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Gideon's Sword (Gideon Crew series) Mass Market Paperback – November 1, 2011

478 customer reviews

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Editorial Reviews

From Booklist

Gideon Crew, the hero of Preston and Child’s new novel, has a complicated backstory. As a boy, he watched as his father, who had taken a man hostage, was shot down by a sniper. Less than a decade later, he learned from his mother that his father had been used by the U.S. government as a scapegoat for a failed intelligence project. After dispatching the man responsible for his father’s murder, Gideon is offered a job with a private contractor that does hush-hush work for the government. Gideon’s mission: to intercept a Chinese scientist and relieve him of the plans for a top-secret weapon. The mission doesn’t go as drawn, however, and Gideon is left with a mysterious string of numbers. Now, working mostly alone, he must determine what the numbers mean. This novel (which is apparently the first installment in a new series) isn’t as elegantly written or constructed as the authors’ popular Special Agent Pendergast novels, but it does—once you get past the backstory—hold the reader’s interest, and Gideon is undeniably a big-shouldered character, capable of supporting a series. --David Pitt --This text refers to an out of print or unavailable edition of this title.


"A rollicking tour-de-force. The eponymous Gideon Crew would be equally comfortable smack in a Ludlum tempest or striding onto the set of the Ocean's Eleven franchise. Preston and Child have crafted an electrifying, riveting thriller on which I could continue to heap praise, but instead I will just offer this: Read the book! And we can all look forward to the next appearance of Mr. Gideon Crew in the not-so-distant future."―David Baldacci on Gideon's Sword

"Fast-paced and action-packed, Gideon's Sword is a clever, high velocity read."―Kathy Reichs on Gideon's Sword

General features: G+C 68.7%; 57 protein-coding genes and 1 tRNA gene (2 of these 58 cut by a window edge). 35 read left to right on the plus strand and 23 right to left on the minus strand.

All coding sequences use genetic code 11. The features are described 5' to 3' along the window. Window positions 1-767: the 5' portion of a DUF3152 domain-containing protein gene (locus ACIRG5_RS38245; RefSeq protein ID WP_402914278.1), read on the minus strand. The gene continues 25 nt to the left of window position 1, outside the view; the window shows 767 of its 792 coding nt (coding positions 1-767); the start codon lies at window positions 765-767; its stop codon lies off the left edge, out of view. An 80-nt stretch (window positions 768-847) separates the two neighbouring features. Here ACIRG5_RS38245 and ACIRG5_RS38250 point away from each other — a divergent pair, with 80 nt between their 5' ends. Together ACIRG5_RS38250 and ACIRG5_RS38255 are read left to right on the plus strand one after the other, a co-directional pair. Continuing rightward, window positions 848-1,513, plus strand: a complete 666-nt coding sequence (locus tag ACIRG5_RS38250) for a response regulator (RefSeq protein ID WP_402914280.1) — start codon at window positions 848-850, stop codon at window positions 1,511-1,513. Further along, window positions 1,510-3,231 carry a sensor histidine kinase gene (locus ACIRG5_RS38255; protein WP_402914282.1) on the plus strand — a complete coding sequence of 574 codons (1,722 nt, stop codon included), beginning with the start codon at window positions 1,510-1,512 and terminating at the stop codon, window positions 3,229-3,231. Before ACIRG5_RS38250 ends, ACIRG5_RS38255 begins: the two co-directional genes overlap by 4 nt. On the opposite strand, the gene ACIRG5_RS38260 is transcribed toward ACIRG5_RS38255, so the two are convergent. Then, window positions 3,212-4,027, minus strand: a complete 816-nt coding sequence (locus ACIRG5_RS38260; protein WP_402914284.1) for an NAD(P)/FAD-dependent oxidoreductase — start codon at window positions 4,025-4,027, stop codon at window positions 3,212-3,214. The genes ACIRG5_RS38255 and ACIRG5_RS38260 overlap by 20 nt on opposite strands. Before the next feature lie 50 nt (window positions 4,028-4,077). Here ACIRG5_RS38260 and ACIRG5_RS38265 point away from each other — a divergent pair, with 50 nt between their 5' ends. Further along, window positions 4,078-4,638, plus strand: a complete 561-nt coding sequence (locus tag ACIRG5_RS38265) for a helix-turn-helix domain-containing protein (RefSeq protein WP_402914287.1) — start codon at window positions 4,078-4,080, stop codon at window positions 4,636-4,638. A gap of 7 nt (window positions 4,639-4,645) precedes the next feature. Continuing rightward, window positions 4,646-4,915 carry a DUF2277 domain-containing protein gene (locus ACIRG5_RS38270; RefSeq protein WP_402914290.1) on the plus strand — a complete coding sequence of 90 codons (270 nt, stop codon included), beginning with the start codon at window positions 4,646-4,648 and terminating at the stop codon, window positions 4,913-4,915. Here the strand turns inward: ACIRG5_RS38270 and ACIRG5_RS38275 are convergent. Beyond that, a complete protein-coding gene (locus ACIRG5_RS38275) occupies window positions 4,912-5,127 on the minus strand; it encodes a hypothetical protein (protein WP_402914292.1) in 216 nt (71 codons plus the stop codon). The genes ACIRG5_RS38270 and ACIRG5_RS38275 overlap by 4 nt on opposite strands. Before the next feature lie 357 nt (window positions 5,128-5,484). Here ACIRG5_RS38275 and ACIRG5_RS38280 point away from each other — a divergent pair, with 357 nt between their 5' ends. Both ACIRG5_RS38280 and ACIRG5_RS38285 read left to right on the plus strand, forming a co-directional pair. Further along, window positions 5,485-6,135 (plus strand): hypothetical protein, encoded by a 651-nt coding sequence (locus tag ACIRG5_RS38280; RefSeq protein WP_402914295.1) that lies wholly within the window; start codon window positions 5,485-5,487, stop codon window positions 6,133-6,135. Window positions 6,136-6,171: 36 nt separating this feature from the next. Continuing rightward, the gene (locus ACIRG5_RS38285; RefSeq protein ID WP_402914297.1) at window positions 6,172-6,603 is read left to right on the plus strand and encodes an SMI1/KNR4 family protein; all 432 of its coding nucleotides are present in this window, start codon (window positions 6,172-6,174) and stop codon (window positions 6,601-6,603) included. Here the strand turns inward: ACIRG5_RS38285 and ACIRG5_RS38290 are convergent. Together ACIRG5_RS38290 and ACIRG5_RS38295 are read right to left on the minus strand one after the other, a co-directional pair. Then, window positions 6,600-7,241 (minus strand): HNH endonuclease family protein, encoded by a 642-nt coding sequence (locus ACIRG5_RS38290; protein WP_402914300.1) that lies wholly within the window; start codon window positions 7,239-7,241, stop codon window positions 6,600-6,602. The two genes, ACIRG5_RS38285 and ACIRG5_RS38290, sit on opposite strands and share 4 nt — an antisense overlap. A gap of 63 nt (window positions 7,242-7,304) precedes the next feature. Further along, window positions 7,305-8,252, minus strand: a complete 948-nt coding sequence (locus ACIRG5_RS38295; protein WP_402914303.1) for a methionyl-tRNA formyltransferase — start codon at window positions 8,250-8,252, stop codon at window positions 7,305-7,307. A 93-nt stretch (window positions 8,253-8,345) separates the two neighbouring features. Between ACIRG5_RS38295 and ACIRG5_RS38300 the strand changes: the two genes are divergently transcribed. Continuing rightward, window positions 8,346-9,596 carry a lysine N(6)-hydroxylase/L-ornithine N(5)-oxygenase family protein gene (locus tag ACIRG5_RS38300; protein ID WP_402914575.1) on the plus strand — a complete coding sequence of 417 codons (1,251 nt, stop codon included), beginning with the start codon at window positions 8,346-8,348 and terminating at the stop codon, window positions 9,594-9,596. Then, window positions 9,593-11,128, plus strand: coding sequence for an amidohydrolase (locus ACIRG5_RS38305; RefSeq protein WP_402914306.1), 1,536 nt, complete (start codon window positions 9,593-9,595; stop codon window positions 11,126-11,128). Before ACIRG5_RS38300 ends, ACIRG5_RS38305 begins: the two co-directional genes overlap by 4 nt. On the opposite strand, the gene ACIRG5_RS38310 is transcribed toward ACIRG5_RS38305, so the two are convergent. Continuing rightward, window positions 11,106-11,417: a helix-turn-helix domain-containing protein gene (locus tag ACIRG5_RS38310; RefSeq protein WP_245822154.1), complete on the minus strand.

"When you read Preston and Child you know you're in for a thrill ride and that's exactly what Gideon's Sword delivers. They are the antidote for boredom. Hold on tight and let her rip; this ride is worth every penny."―Ted Dekker on Gideon's Sword

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Product Details

  • Series: Gideon Crew series
  • Mass Market Paperback: 416 pages
  • Publisher: Vision; Reissue edition (November 1, 2011)
  • Language: English
  • ISBN-10: 0446564311
  • ISBN-13: 978-0446564311
  • Product Dimensions: 4.2 x 1.2 x 7 inches
  • Shipping Weight: 7.2 ounces
  • Average Customer Review: 2.9 out of 5 stars  See all reviews (478 customer reviews)
  • Amazon Best Sellers Rank: #577,021 in Books (See Top 100 in Books)

More About the Author

Douglas Preston, who worked for several years in the American Museum of Natural History in New York City, is the author of the acclaimed nonfiction works Dinosaurs in the Attic and Cities of Gold, and the novel, Jennie. He lives in Santa Fe, New Mexico.

Customer Reviews

Most Helpful Customer Reviews

324 of 336 people found the following review helpful By Harvey on February 27, 2011
Format: Hardcover Verified Purchase
Gee, I almost feel like a traitor writing this. I'm a Preston/Child completist (individual novels included). I've been active on their Facebook page, where -- unlike other authors -- they've made it a point to read and respond to as many questions and comments as possible. So I feel a more personal connection to Doug & Linc than I do with any other authors. I wanted so much to love this new character and series.

Alas, "Gideon's Sword" is easily the weakest effort of their careers.

The whole thing feels "short." Short on substance and, especially, character development. Doug & Linc usually excel at breathing life and depth into their characters. Not here. The CIA agent is the most egregious example. But even Gideon, who benefits from a lengthy back-story which (somewhat awkwardly) opens the novel, just doesn't seem "real" to me.

Any novel in this genre requires some Suspension Of (dis)Belief. But this story's "SOB" quotient is off the charts. There's plenty of page-turning action, but the overall experience is unsatisfying.

If you're just discovering Preston & Child, DON'T start here. They're much better than this.

Here's hoping "Gideon's Sword" is merely an example of the growing pains associated with stepping a bit out of your comfort zone and creating a brand new character and series. I'll sure be rooting like hell that that's the case!